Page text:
The Concerned Citizens of Cattaraugus County (the "Concerned Citizens") were represented by R. Nils Olsen, Jr., Esq., University at Buffalo Legal Assistance Program, P.O. Box 9, Getzville, New York 14068-0009.

A diverse group of professional university professors, research specialists, clergymen, business persons, planners and economic developers in western New York ( the "Concerned Professionals") were represented by Dennis L. Gaffin, PhD., P.O. Box 11, Centerville, New York 14029.

The South Towns Homeowners Association, Inc. (the "STHA") was represented by James L. Pickering, P.O. Box 51, Arcade, New York 14009-0051.

Upon hearing oral arguments regarding petitions for party status and the proposed potential issues, I established a timetable for detailed written submissions from the above participants to address the proposed issues. In a confirming memorandum dated October 6, 1994, I notified the issues conference participants that initial responses were due to be mailed to the service list not later than October 7, 1994, with reply responses due to be mailed not later than October 24, 1994.

Summary Positions of the Participants

- The Applicant

The Applicant believes it has met its burden to receive conceptual approval for the proposed landfill site in the Town of Farmersville, i.e. - that its site selection study is satisfactory, that the siting criteria in Part 360 do not prohibit a landfill on the Farmersville site and that the Farmersville site is suitable for the type and size solid waste management facility which the Applicant proposes to construct and operate. In sum, the Applicant believes it has adequately and appropriately addressed all potential concerns and regulatory criteria relating to the siting of its proposed facility; there are no issues which are substantive and significant enough to require adjudication; and therefore, no hearing is warranted.

- The Department Staff

The Staff contends the Applicant's DEIS and supporting documents suitably characterize the project site and the surrounding area. It is the Staff's opinion that the site does not overlie a principal or primary water supply aquifer and is not within the drainage area contributing to a designated sole source aquifer. Under the siting criteria set forth in 6 NYCRR Part 360, there are no prohibitions or restrictions which would preclude the use of the proposed site as a solid waste landfill. However, the site does possess various attributes which require exceptional care in defining the landfill footprint and engineering the Project to meet the design, operational and closure requirements for landfills pursuant to Part 360. Design modifications will be necessary for the proposed Project to avoid adverse impacts on a significant deer wintering area. Certain highway improvements which would be the responsibility of the Applicant will be necessary to maintain an acceptable level of service on the road network in the Project area. Additional mitigation measures proposed by the Applicant to be undertaken by the Town of Farmersville have not been agreed to by the Town. These modifications and mitigation features must be finalized before the proposed Project would be acceptable to the Department Staff. However, the Staff believes these details are not appropriate for consideration in the conceptual review process, but rather in the design process which would follow if the conceptual review of the Project is approved. Finally, the Staff investigation of the Applicant's record of compliance is ongoing. The Staff believes it would be premature to consider record of compliance issues in the conceptual review process, and therefore, suggests this potential issue be deferred until subsequent proceedings.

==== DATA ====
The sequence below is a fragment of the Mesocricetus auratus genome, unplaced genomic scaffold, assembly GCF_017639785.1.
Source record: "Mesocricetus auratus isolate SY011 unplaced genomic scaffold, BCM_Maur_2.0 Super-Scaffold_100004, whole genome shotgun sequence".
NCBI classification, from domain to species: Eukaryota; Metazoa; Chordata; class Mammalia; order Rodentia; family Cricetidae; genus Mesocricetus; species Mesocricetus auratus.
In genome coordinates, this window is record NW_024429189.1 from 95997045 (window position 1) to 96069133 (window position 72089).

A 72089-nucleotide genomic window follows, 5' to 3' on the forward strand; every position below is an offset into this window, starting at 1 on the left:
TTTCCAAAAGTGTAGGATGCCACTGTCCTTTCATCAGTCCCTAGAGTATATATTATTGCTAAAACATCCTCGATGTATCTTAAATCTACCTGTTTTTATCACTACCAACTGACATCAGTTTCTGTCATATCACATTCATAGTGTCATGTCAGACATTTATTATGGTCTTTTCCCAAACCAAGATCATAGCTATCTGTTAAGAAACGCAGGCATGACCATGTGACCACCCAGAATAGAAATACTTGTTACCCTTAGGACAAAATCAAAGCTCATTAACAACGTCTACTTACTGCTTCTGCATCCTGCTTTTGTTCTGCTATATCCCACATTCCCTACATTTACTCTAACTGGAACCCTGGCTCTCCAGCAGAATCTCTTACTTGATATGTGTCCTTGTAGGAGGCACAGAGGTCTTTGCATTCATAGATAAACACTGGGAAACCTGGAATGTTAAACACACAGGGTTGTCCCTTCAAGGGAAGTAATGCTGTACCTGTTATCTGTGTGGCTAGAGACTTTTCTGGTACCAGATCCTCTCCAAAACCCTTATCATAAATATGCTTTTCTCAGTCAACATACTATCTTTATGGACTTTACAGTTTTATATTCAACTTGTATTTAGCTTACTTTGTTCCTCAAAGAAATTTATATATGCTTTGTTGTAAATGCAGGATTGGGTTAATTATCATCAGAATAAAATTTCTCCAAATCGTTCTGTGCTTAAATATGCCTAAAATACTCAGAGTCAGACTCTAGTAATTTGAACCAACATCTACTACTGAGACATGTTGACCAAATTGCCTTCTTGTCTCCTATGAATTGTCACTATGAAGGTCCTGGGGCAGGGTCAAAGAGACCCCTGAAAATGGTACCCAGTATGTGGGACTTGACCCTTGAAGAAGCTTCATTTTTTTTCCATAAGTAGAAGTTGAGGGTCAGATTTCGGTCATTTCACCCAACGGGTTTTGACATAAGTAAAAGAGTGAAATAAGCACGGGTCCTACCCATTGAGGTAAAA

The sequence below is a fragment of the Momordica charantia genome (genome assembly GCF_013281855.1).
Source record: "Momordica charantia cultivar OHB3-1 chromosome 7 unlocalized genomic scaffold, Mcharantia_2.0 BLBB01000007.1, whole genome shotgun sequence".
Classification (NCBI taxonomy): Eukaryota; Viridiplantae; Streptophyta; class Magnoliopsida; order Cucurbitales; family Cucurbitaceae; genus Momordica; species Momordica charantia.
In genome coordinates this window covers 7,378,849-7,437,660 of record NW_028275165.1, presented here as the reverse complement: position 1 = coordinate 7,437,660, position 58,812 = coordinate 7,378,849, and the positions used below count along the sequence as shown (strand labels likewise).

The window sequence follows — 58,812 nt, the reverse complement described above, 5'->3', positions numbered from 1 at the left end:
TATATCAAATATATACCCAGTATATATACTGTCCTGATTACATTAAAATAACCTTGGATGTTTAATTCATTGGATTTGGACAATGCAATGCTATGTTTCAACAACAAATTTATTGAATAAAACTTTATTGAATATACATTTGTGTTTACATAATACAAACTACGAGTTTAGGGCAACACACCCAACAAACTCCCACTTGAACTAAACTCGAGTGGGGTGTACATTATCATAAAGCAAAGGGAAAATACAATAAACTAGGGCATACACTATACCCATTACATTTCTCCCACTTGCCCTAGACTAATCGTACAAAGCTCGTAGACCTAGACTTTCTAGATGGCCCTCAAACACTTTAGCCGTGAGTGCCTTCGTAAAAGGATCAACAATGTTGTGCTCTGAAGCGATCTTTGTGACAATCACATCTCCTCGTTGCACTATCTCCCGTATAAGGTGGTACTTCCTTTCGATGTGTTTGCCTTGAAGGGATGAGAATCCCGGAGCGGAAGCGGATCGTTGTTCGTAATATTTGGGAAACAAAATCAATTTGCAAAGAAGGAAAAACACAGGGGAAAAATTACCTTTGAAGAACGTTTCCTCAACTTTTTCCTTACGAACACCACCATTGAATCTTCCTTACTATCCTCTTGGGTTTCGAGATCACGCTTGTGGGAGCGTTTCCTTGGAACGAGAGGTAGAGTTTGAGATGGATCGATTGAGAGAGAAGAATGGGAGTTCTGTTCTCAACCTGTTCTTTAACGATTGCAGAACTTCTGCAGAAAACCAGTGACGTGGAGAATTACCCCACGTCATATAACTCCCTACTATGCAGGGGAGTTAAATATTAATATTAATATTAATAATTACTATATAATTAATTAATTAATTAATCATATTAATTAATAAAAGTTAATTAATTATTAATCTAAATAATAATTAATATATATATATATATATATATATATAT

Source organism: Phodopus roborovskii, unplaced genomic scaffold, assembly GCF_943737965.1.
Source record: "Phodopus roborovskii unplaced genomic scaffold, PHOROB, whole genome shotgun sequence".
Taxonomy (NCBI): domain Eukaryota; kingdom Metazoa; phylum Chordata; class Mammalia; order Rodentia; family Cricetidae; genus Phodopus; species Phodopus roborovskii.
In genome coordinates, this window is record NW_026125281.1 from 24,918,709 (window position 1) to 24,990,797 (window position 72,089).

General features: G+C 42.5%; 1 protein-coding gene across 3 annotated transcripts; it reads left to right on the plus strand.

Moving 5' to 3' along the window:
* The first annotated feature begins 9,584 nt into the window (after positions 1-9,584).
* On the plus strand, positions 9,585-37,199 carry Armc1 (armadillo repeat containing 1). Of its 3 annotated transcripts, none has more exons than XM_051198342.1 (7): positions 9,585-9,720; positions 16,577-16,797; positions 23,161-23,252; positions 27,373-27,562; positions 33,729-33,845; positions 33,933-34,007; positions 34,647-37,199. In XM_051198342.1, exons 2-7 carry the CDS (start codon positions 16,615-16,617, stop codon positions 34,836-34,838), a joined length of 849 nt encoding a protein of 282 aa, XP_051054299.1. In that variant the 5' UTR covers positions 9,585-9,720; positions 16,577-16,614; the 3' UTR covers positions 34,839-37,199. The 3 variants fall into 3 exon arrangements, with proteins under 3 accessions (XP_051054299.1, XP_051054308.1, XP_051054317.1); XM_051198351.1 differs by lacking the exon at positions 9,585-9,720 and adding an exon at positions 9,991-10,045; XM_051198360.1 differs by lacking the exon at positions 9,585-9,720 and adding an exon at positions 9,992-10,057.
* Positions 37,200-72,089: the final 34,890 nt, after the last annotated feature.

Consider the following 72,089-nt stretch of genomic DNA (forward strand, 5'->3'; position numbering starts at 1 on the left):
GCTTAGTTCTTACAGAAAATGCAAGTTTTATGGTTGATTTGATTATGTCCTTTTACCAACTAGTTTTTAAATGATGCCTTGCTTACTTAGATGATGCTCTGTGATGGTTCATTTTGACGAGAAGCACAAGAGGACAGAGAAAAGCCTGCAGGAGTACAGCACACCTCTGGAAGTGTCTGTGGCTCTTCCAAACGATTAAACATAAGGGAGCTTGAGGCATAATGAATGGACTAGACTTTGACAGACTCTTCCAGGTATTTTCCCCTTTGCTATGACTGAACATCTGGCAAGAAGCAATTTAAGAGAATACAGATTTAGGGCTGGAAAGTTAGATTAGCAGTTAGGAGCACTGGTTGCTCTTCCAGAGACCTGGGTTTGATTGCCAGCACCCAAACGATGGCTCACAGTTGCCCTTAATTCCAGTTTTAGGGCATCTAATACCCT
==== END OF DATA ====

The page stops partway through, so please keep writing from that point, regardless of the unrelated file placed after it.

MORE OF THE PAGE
- Cattaraugus County/City of Olean

At the outset, the County/City maintains the conceptual review provisions in 6 NYCRR Part 621 are not appropriate for the proposed Project on the proposed site. The County/City contends that because the proposed site fails to meet many of the mandatory minimum physical requirements of 6 NYCRR Part 360 the proposal poses a threat to public health. The County/City maintains the Project design and operational characteristics must be considered simultaneously with the review of the site selection methodology. To do otherwise is to artificially separate the site from the engineering necessary to meet the regulatory requirements. The County/City believes the only way to properly evaluate the Applicant's proposal is to consider a full Part 360 application in the formal adjudicatory hearing process. The County/City notes there is no need for the proposed Project under the Cattaraugus County solid waste management plan, which has been approved by the Department. Additionally, the proposed Project is not consistent with tourism and the County's long standing plans for development along the NYS Route 16 corridor.

- Town of Farmersville